Justin Timberlake’s Critics See Clear To Mostly Lavish ’20/20′ With Positive Reviews
Justin Timberlake's 20/20 Experience doesn't officially come out till March 19, but since fans can already hear the whole thing streaming on iTunes, most critics aren't holding their reviews for the release date. The consensus: He's turned himself into much more of an old-school smoothie on this effort... and the reviewers consider themselves happily smoothed. The praise-to-negativity ratio for 20/20 seems to be running about 90/10.
"The 20/20 Experience"
"The 20/20 Experience"
A number of reviewers have commented on how relaxed and, well, long most of the songs are. "The 20/20 Experience is the biggest pop event of 2013 so far, but it's not quite a pop album," notes Jody Rosen in Rolling Stone. "Its sense of musical space-time is more elastic and sprawling than anything on the radio: The 10 tracks average seven minutes; songs unfurl into vamps, abruptly change keys, pile on unexpected beats and harmonies. The music is catchy, but the emphasis is on rhythm and flow... You might call The 20/20 Experience Timberlake's neo-soul record. (It has more in common with D'Angelo and Maxwell than Usher or Bieber.)"
Rosen is also one of several critics warning JT fans not to expect too exact a repeat of his previous blockbuster album, which came out seven long years ago—and insisting that's a good thing. "The 20/20 Experience may test the patience of fans expecting immediate gratification," continues the RS critic. "There are no songs as instantly infectious as 'Like I Love You' or 'SexyBack,' nothing that cuts as deep as 'Cry Me a River' or 'My Love.' But eventually the music sinks its teeth in, even on the wooziest songs."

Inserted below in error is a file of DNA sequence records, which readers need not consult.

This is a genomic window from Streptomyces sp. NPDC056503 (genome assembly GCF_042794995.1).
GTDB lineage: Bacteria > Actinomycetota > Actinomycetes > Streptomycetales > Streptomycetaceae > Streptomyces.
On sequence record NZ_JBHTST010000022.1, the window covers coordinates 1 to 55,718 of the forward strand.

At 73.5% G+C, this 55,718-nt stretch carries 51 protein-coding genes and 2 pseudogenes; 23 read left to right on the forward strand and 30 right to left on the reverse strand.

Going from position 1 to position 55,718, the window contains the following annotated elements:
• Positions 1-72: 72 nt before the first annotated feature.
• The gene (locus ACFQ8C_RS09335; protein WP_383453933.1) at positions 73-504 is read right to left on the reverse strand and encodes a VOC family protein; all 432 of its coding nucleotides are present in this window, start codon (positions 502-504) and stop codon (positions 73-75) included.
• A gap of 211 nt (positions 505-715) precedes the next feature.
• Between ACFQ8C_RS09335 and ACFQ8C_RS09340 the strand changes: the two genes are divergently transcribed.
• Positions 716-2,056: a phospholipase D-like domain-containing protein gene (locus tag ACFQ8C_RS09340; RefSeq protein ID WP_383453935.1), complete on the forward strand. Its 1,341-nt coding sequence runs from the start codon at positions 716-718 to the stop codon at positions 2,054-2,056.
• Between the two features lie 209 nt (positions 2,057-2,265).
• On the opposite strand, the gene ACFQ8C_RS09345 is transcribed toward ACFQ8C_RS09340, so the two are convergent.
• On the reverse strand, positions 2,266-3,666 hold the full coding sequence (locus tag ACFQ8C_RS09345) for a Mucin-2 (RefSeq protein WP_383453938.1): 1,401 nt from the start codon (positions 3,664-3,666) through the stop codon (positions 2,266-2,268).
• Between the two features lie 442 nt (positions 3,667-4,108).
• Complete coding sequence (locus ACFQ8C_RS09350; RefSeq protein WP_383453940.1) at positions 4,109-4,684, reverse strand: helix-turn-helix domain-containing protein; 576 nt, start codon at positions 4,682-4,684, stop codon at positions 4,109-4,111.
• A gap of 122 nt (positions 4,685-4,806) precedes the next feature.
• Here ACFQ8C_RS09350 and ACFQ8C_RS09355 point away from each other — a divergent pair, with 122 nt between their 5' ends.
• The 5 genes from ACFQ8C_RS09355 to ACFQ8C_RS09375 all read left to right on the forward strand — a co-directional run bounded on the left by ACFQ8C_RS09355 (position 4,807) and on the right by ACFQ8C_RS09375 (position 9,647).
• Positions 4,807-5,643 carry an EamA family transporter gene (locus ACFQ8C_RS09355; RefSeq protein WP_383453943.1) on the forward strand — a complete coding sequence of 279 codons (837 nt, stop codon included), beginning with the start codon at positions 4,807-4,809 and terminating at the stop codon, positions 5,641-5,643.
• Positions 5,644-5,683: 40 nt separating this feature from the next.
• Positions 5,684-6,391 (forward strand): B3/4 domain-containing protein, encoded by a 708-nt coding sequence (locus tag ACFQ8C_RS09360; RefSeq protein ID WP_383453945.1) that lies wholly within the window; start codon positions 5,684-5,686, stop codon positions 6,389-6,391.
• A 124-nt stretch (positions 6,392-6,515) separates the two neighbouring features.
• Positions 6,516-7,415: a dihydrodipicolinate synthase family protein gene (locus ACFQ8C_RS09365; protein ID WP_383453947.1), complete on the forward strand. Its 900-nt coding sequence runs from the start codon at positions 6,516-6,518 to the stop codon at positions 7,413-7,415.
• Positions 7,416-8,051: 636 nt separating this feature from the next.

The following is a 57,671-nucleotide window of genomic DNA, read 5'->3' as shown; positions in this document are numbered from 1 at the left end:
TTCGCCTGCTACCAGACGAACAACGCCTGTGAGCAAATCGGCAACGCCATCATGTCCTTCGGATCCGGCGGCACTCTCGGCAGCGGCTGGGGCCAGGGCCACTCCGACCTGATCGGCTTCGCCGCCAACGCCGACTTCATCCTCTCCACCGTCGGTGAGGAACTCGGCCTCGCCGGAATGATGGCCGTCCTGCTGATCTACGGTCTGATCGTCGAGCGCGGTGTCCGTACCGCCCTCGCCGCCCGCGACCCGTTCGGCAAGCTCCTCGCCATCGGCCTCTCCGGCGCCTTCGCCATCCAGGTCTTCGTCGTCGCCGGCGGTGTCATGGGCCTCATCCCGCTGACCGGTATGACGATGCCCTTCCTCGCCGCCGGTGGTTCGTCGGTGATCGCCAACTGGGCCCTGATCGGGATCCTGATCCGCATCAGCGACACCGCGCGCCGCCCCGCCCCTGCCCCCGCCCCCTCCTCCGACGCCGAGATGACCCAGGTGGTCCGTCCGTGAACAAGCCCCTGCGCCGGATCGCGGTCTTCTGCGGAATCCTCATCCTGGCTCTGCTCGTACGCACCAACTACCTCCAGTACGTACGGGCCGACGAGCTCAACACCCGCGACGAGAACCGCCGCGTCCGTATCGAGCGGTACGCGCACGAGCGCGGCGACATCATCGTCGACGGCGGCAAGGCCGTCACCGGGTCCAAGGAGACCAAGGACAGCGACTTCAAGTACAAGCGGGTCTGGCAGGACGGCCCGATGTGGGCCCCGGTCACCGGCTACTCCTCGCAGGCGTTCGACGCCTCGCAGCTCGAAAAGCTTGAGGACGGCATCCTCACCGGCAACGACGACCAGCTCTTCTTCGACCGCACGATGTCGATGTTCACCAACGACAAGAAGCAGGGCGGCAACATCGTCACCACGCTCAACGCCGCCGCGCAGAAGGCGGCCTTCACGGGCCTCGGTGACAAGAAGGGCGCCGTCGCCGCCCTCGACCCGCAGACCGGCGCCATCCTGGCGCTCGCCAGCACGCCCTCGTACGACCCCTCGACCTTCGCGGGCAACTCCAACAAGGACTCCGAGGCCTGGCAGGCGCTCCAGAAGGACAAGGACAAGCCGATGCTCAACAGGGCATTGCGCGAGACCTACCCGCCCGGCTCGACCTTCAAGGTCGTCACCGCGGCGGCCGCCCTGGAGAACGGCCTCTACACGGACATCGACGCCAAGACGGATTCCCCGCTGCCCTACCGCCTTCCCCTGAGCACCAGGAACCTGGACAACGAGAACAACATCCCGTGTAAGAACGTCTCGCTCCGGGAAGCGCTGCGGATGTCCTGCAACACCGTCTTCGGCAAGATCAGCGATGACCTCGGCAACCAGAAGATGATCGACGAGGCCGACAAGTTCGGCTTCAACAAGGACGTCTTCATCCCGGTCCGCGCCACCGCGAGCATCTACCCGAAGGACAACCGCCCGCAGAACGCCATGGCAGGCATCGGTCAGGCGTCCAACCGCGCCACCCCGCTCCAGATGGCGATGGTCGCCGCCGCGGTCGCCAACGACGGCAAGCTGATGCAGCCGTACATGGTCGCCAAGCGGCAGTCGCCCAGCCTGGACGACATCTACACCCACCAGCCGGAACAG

People magazine's Chuck Arnold sounds the same alarm: "If you are looking for this to be another Justified or FutureSex/LoveSounds, it's not. While those albums were more about instant-gratification pop, The 20/20 Experience... is the more challenging vision of an artist creating a cohesive work rather than a collection of singles. Most songs stretch out for more than seven minutes, taking interesting twists and dissolving into cool codas that wouldn't make the radio edits." Arnold goes on to call it "maybe the best sounding album you'll hear all year" and adds that, with more classic R&B flourishes, "This time he's bringing romance back."
Contrasting past and present efforts, Billboard's Jason Lipshutz says Timberlake has "returned as a more relaxed version of himself... The propulsive moans and aggressive come-ons of his 2006 smash single 'Sexyback,' for instance, have been traded for big-band brass, creeping bass and open-hearted professions of love." Billboard also praises Timberlake for presenting an album that has no obtrusive guest stars, once you get past the obligatory Jay-Z cameo everyone has already heard on "Suit and Tie."